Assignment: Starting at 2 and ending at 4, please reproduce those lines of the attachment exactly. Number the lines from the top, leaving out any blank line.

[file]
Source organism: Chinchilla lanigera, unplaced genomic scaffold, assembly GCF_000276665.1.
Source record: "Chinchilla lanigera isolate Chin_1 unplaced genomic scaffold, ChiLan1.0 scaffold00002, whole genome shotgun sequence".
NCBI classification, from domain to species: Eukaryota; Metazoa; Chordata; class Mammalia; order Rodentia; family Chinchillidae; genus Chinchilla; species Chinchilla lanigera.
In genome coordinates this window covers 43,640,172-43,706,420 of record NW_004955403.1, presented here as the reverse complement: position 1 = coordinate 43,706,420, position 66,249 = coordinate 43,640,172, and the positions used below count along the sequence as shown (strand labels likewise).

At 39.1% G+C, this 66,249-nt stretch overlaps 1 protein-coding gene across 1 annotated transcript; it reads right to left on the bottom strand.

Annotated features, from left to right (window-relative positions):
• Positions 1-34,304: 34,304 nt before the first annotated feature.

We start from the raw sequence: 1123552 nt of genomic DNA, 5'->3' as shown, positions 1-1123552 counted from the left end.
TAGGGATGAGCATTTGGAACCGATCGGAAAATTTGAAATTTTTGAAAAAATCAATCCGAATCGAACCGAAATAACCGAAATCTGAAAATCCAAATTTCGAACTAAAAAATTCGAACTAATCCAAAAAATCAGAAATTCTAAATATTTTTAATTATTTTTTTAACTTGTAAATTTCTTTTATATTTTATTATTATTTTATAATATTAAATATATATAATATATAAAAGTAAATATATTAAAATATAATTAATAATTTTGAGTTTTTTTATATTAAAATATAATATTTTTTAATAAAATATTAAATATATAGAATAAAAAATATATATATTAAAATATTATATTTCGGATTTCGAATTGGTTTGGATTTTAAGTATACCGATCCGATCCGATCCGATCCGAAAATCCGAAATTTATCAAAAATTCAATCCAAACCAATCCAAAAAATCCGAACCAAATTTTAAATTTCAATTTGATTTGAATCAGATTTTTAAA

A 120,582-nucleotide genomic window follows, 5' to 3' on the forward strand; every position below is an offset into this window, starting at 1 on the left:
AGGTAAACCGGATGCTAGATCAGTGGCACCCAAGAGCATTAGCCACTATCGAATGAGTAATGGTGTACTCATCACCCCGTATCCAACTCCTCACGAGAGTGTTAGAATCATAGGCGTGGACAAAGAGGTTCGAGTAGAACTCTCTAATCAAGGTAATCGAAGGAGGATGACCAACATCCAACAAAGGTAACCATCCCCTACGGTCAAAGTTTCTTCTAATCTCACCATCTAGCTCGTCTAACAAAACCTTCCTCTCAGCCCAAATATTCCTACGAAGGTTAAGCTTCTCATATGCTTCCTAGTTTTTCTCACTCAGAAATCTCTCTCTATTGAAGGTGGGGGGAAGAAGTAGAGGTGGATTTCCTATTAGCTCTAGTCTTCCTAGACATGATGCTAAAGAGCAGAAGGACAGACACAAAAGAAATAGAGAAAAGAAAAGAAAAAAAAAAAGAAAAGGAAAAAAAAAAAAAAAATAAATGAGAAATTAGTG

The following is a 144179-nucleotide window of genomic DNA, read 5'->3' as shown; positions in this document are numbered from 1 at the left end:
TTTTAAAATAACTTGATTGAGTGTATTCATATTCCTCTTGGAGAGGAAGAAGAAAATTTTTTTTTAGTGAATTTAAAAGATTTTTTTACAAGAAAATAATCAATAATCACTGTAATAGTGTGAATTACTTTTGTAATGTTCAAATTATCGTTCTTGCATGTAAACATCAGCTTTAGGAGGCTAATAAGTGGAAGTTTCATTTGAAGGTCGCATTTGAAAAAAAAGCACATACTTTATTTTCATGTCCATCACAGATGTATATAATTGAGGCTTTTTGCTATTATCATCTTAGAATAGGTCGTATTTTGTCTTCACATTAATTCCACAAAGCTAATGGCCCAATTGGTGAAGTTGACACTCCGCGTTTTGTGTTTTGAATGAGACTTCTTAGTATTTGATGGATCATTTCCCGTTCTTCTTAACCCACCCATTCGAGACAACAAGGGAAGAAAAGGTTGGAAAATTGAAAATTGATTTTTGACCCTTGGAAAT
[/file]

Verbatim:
Source record: "Chinchilla lanigera isolate Chin_1 unplaced genomic scaffold, ChiLan1.0 scaffold00002, whole genome shotgun sequence".
NCBI classification, from domain to species: Eukaryota; Metazoa; Chordata; class Mammalia; order Rodentia; family Chinchillidae; genus Chinchilla; species Chinchilla lanigera.
In genome coordinates this window covers 43,640,172-43,706,420 of record NW_004955403.1, presented here as the reverse complement: position 1 = coordinate 43,706,420, position 66,249 = coordinate 43,640,172, and the positions used below count along the sequence as shown (strand labels likewise).